2 But the vine answered them, ‘Must I give up my wine that cheers gods and men, and go to wave over the trees?’
Then all the trees said to the buckthorn, ‘Come; you reign over us!’
But the buckthorn replied to the trees, ‘If you wish to anoint me king over you in good faith, come and take refuge in my shadow. Otherwise, let fire come from the buckthorn and devour the cedars of Lebanon.’
3 “Now then, if you have acted in good faith and honorably in appointing Abimelech your king, if you have dealt well with Jerubbaal and with his family, and if you have treated him as he deserved –
for my father fought for you at the risk of his life when he saved you from the power of Midian;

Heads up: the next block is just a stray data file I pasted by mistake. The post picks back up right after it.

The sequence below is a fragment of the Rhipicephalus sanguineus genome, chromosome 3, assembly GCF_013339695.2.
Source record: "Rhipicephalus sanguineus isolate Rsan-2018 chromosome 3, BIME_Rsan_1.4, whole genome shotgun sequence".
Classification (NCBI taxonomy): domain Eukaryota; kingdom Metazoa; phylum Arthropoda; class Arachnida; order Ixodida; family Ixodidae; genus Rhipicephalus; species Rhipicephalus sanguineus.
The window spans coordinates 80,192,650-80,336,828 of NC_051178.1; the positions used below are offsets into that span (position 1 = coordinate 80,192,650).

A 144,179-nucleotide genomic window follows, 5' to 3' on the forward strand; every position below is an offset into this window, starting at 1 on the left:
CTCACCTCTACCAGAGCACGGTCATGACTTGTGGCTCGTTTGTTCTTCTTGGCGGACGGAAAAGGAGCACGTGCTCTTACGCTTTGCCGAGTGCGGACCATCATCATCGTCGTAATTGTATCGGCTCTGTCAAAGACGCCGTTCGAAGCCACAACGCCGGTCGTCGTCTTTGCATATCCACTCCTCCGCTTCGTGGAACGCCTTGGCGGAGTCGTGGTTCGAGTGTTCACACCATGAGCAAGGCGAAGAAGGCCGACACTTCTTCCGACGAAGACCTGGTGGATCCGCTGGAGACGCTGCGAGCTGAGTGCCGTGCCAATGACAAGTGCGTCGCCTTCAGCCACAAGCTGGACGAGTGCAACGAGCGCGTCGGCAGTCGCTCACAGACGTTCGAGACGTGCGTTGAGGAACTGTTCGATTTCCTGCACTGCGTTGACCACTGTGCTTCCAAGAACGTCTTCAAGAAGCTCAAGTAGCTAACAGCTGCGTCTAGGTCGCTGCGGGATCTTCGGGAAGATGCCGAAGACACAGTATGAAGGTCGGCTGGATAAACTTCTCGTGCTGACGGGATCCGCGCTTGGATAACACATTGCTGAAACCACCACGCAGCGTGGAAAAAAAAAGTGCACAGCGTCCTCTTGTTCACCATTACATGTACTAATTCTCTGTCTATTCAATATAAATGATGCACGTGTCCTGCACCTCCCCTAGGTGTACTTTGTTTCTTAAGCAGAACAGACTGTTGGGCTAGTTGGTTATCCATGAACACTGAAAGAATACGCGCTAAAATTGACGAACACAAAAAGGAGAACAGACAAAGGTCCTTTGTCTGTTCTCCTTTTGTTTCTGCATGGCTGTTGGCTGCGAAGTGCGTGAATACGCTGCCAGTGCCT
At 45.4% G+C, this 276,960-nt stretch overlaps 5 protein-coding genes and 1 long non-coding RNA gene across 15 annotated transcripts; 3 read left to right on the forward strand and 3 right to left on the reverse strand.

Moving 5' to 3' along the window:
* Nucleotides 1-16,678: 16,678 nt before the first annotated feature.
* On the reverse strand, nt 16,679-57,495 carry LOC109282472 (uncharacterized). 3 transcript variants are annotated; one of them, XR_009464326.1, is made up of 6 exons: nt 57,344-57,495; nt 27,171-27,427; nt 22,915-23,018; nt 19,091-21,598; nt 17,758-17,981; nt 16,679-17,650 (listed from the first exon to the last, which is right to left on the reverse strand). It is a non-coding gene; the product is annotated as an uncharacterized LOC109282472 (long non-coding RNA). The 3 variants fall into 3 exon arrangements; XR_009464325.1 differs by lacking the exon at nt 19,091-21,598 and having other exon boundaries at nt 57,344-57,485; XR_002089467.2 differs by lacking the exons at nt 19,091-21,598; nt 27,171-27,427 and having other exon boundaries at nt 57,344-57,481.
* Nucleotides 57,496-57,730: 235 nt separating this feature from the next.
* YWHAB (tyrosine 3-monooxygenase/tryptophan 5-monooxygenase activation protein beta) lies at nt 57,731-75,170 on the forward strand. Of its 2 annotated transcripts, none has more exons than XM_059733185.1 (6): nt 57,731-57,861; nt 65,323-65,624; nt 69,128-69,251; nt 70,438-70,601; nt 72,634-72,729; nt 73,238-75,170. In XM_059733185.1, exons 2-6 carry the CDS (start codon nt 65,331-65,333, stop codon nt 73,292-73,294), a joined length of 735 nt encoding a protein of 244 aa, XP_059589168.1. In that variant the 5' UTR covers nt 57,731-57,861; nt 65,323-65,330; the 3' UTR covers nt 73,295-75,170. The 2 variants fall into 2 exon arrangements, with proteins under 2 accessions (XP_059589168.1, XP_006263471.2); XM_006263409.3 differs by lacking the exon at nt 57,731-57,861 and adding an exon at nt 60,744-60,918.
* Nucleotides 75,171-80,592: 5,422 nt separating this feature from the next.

but you have risen against his family this day and have killed his seventy sons upon one stone, and have made Abimelech, the son of his handmaid, king over the citizens of Shechem, because he is your kinsman –
if, then, you have acted in good faith and with honor toward Jerubbaal and his family this day, rejoice in Abimelech and may he in turn rejoice in you.
But if not, let fire come forth from Abimelech to devour the citizens of Shechem and Beth-millo, and let fire come forth from the citizens and from Beth-millo to devour Abimelech.”
Then Jotham went in flight to Beer, where he remained for fear of his brother Abimelech.
When Abimelech had ruled Israel for three years,
God put bad feelings between Abimelech and the citizens of Shechem, who rebelled against Abimelech.
This was to repay the violence done to the seventy sons of Jerubbaal and to avenge their blood upon their brother Abimelech, who killed them, and upon the citizens of Shechem, who encouraged him to kill his brothers.